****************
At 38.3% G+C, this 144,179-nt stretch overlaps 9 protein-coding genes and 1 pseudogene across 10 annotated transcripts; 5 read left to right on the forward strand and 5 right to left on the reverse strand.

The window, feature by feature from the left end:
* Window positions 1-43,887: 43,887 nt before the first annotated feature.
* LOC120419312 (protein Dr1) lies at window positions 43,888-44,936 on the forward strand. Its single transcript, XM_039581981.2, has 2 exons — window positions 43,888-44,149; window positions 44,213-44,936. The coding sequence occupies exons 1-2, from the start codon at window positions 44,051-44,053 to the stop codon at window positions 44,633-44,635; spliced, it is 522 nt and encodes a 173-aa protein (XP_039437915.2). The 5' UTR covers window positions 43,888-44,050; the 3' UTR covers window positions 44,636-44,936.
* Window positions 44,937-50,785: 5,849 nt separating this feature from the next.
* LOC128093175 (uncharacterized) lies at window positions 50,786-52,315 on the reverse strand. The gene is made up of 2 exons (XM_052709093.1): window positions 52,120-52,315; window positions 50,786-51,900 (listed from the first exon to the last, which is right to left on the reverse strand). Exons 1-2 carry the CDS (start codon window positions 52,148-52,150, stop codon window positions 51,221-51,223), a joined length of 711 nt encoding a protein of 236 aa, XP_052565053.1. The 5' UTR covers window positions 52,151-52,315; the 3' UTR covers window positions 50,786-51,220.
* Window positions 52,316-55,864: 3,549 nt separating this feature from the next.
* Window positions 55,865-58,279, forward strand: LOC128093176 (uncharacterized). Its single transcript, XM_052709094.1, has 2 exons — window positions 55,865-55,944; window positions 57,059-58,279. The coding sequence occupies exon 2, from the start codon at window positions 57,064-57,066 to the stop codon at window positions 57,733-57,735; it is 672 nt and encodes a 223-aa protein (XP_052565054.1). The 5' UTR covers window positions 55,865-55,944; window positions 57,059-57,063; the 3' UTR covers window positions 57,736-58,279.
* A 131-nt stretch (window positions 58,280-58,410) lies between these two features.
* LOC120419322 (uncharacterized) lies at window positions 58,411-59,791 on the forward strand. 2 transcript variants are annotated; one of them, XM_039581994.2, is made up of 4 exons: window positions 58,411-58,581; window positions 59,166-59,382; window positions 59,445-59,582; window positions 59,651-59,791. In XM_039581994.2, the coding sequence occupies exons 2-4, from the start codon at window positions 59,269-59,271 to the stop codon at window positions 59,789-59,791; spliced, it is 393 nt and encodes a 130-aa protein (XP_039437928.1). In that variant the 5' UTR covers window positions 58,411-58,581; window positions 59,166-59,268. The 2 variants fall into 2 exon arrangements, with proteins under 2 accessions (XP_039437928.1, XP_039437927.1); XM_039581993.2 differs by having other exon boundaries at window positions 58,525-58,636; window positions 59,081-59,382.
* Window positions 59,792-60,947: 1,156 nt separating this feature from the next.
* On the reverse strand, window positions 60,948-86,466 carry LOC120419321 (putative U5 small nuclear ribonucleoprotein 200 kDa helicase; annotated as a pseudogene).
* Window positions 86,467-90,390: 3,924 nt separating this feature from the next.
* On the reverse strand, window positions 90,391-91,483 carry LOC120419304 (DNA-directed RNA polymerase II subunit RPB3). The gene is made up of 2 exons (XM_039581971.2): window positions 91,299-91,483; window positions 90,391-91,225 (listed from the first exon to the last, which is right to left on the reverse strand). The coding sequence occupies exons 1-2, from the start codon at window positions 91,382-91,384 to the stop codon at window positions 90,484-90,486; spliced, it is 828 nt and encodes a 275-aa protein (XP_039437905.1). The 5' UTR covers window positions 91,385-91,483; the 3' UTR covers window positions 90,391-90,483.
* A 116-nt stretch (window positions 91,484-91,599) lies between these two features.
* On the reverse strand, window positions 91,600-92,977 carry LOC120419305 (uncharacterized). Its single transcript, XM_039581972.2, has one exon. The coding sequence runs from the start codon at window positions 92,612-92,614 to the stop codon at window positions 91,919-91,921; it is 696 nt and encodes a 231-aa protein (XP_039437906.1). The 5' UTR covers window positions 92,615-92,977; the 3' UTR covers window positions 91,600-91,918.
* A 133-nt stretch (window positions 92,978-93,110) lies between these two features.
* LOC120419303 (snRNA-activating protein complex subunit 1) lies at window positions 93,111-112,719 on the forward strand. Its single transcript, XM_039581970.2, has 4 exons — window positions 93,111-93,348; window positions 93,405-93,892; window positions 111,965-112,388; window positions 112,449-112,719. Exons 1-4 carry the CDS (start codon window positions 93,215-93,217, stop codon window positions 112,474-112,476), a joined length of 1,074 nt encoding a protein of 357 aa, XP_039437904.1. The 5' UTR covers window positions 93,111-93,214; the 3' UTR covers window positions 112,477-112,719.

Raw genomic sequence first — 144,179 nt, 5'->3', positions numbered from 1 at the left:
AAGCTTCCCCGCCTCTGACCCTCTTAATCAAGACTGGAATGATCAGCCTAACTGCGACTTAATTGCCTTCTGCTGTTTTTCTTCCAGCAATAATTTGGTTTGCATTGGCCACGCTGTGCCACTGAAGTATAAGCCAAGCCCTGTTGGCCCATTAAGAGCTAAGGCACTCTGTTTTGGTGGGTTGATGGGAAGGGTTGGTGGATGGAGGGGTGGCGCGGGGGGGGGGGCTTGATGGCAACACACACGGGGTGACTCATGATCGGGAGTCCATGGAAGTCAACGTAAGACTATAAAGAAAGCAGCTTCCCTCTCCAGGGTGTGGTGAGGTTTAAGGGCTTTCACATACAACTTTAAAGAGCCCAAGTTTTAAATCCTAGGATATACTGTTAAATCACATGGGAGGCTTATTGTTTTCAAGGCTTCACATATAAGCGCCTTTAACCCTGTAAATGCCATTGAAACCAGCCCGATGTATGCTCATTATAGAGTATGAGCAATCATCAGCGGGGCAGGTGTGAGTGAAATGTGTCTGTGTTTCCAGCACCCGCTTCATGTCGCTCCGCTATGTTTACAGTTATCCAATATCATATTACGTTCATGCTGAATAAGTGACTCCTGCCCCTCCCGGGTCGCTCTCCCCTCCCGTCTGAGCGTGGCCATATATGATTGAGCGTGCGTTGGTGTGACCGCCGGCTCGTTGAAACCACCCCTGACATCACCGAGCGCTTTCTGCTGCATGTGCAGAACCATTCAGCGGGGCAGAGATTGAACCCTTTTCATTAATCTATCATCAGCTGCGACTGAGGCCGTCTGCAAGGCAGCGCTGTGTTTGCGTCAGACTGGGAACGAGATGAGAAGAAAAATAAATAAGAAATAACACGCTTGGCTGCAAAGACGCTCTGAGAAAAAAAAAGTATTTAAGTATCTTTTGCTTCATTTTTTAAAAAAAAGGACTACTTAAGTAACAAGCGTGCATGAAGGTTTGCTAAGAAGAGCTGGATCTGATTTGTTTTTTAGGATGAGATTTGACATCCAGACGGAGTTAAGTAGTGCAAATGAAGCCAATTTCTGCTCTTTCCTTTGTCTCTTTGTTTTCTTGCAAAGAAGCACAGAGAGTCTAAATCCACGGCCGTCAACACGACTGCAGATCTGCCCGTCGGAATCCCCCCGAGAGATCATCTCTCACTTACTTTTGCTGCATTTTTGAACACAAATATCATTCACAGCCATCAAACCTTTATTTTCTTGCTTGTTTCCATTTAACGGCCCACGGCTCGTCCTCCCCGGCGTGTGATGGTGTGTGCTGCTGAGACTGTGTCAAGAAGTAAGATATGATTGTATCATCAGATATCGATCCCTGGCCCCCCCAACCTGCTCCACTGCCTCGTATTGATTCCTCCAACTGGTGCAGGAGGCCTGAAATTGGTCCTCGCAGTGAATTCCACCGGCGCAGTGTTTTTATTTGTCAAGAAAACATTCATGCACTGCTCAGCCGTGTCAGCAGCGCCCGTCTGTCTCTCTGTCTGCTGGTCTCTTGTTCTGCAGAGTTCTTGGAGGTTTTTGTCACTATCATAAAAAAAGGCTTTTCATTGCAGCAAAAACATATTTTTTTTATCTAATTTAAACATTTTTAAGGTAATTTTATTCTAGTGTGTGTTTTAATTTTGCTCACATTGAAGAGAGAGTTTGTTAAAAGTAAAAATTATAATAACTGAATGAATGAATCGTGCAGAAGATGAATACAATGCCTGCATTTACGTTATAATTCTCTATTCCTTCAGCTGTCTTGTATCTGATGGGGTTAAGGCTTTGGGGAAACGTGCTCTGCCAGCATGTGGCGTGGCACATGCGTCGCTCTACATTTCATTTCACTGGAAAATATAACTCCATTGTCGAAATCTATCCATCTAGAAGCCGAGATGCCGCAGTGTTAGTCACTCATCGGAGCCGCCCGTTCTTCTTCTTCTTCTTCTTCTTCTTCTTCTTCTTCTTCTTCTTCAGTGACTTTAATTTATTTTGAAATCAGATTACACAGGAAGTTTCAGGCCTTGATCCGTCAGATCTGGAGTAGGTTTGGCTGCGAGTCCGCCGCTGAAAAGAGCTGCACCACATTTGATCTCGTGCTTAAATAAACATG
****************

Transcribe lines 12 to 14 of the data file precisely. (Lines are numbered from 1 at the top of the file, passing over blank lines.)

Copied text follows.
* On the reverse strand, window positions 60,948-86,466 carry LOC120419321 (putative U5 small nuclear ribonucleoprotein 200 kDa helicase; annotated as a pseudogene).
* Window positions 86,467-90,390: 3,924 nt separating this feature from the next.
* On the reverse strand, window positions 90,391-91,483 carry LOC120419304 (DNA-directed RNA polymerase II subunit RPB3). The gene is made up of 2 exons (XM_039581971.2): window positions 91,299-91,483; window positions 90,391-91,225 (listed from the first exon to the last, which is right to left on the reverse strand). The coding sequence occupies exons 1-2, from the start codon at window positions 91,382-91,384 to the stop codon at window positions 90,484-90,486; spliced, it is 828 nt and encodes a 275-aa protein (XP_039437905.1). The 5' UTR covers window positions 91,385-91,483; the 3' UTR covers window positions 90,391-90,483.